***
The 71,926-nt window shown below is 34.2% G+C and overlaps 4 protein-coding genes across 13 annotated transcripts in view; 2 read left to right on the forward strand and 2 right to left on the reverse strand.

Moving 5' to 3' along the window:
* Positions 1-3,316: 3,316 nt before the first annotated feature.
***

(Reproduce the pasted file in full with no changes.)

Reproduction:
The 71,926-nt window shown below is 34.2% G+C and overlaps 4 protein-coding genes across 13 annotated transcripts in view; 2 read left to right on the forward strand and 2 right to left on the reverse strand.

Moving 5' to 3' along the window:
* Positions 1-3,316: 3,316 nt before the first annotated feature.